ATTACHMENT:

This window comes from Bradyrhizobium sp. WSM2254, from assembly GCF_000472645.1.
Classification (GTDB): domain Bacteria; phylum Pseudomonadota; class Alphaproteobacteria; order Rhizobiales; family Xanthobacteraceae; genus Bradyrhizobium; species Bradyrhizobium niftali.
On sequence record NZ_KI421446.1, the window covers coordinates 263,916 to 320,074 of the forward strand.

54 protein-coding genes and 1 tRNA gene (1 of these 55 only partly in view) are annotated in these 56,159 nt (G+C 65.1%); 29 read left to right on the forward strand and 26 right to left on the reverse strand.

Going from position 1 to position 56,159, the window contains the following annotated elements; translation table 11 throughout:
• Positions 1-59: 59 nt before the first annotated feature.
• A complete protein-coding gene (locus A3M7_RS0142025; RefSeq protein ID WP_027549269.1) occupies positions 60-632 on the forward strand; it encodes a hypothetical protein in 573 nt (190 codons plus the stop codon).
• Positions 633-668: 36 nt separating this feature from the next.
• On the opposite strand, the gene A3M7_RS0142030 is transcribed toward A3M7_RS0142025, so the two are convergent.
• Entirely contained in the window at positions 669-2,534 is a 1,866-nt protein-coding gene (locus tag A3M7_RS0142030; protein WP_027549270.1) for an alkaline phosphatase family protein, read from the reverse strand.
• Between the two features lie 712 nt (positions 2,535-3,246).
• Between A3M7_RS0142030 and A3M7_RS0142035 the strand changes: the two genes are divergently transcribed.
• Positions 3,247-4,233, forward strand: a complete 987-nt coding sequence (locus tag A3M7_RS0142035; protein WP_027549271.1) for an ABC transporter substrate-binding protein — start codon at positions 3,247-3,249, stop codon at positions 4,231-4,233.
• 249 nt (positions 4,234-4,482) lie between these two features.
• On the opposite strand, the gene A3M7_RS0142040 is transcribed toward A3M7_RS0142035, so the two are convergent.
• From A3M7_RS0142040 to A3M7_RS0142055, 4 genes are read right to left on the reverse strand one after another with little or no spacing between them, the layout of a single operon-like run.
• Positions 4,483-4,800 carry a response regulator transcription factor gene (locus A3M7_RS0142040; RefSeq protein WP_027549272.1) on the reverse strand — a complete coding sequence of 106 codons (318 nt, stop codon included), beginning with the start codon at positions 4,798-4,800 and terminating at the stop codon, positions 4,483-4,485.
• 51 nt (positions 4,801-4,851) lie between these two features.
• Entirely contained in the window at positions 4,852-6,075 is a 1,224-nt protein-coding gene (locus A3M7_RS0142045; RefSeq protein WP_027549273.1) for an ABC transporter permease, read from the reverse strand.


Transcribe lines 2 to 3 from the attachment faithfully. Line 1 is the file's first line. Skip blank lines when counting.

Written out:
Classification (GTDB): domain Bacteria; phylum Pseudomonadota; class Alphaproteobacteria; order Rhizobiales; family Xanthobacteraceae; genus Bradyrhizobium; species Bradyrhizobium niftali.
On sequence record NZ_KI421446.1, the window covers coordinates 263,916 to 320,074 of the forward strand.